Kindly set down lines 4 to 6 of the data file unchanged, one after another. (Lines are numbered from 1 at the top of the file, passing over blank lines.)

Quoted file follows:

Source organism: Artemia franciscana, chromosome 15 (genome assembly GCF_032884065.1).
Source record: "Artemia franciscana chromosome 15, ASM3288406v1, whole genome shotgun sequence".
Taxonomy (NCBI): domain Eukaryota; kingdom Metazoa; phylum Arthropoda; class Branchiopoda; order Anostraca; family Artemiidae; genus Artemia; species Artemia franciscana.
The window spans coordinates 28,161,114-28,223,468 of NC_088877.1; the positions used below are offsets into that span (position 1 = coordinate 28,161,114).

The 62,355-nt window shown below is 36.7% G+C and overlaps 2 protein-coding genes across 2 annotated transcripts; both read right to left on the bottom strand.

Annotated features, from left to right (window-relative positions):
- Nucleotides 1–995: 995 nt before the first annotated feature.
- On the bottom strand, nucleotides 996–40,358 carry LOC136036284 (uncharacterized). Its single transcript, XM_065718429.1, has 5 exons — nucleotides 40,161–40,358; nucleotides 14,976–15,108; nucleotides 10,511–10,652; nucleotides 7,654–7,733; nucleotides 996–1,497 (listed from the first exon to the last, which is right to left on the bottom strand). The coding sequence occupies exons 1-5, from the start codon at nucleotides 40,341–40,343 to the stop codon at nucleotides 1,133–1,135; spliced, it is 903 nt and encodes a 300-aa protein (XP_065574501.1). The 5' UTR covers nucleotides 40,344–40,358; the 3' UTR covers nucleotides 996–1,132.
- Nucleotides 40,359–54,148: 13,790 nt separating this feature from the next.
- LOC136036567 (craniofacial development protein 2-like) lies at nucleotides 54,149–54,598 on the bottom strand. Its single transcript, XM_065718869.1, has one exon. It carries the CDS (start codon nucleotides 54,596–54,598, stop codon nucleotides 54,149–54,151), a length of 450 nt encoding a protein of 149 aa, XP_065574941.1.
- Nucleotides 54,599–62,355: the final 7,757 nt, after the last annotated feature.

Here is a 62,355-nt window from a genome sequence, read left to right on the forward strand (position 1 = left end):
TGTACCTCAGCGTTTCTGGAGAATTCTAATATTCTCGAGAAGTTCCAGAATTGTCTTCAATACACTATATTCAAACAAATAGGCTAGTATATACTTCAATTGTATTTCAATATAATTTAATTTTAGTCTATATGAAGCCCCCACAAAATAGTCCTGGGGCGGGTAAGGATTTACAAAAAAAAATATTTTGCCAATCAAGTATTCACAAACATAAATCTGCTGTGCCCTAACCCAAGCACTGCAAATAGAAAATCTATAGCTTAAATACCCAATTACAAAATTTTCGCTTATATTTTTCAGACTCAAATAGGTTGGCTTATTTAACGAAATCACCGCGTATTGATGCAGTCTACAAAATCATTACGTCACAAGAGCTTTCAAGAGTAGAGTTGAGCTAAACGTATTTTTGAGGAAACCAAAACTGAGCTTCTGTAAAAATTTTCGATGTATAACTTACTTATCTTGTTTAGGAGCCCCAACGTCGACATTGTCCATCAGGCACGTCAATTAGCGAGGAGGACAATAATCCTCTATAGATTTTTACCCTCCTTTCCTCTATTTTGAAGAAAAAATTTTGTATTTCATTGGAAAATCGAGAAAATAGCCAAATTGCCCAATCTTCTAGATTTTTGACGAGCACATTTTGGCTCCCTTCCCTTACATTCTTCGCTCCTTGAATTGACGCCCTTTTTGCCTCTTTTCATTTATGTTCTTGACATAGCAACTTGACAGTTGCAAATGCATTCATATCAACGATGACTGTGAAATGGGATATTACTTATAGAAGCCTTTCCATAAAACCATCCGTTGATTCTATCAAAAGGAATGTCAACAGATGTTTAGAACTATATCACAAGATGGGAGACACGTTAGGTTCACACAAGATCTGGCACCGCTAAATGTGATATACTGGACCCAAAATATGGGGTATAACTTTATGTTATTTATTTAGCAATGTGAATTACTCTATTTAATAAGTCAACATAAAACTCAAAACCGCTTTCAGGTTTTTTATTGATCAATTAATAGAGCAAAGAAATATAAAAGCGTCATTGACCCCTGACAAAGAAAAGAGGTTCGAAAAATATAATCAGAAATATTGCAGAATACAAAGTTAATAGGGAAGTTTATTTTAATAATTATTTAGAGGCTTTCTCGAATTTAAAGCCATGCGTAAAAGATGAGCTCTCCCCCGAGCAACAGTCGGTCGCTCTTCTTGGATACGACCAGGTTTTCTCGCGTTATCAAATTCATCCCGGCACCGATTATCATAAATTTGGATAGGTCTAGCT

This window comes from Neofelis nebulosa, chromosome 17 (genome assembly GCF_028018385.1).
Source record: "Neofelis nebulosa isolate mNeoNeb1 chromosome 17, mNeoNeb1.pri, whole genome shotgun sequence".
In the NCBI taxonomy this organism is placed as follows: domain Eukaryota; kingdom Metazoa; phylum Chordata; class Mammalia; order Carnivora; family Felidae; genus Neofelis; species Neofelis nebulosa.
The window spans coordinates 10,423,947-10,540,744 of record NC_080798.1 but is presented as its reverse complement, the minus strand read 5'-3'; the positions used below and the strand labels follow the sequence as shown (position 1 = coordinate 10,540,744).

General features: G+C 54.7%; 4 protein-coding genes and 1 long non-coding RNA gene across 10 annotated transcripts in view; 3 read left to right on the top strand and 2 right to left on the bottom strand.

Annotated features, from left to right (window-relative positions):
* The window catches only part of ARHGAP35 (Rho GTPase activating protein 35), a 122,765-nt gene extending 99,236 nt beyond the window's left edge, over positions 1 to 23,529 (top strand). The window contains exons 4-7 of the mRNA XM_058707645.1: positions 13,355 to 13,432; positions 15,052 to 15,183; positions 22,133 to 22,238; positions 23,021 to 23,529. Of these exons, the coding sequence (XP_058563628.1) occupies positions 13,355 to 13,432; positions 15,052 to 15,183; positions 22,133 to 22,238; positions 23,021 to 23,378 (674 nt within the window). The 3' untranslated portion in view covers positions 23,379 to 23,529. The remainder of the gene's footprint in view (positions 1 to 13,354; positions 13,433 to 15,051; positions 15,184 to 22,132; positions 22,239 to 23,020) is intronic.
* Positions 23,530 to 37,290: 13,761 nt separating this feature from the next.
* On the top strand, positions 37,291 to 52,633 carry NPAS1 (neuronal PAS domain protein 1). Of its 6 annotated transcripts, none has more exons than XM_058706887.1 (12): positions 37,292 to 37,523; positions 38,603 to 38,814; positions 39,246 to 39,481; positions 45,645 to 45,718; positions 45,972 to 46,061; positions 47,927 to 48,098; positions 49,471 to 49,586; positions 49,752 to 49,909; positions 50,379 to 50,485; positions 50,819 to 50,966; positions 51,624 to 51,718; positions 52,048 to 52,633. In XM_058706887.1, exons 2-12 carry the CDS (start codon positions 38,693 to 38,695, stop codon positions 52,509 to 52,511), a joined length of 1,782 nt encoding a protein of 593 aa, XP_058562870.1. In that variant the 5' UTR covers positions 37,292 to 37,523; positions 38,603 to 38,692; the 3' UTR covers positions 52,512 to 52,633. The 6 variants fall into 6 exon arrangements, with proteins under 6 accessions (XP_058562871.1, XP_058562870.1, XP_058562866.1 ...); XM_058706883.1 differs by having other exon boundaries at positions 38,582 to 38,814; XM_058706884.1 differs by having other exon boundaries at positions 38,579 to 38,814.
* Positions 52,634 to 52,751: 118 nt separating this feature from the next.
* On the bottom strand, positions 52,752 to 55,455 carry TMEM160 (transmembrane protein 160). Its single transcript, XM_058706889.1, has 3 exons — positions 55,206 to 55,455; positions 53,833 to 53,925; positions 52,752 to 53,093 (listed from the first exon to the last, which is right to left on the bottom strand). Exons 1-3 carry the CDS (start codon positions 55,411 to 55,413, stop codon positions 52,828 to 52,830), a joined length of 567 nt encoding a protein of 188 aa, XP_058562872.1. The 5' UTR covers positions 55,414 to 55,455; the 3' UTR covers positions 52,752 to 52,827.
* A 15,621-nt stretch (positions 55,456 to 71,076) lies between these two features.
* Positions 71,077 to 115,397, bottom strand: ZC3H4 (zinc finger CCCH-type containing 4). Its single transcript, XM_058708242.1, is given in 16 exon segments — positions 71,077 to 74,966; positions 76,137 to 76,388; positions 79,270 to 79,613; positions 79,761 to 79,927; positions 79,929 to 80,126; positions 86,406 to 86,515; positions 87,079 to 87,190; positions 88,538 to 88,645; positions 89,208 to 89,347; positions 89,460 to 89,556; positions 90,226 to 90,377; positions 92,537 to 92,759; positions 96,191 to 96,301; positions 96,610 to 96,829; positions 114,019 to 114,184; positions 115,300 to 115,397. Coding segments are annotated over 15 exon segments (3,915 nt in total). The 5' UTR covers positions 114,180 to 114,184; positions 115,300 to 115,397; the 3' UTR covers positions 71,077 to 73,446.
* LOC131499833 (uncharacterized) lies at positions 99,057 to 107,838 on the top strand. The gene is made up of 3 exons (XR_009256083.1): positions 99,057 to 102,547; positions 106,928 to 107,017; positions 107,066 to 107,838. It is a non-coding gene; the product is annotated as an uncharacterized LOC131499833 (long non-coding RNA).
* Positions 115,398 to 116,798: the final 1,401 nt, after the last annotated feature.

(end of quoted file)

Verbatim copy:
The window spans coordinates 28,161,114-28,223,468 of NC_088877.1; the positions used below are offsets into that span (position 1 = coordinate 28,161,114).

The 62,355-nt window shown below is 36.7% G+C and overlaps 2 protein-coding genes across 2 annotated transcripts; both read right to left on the bottom strand.

Annotated features, from left to right (window-relative positions):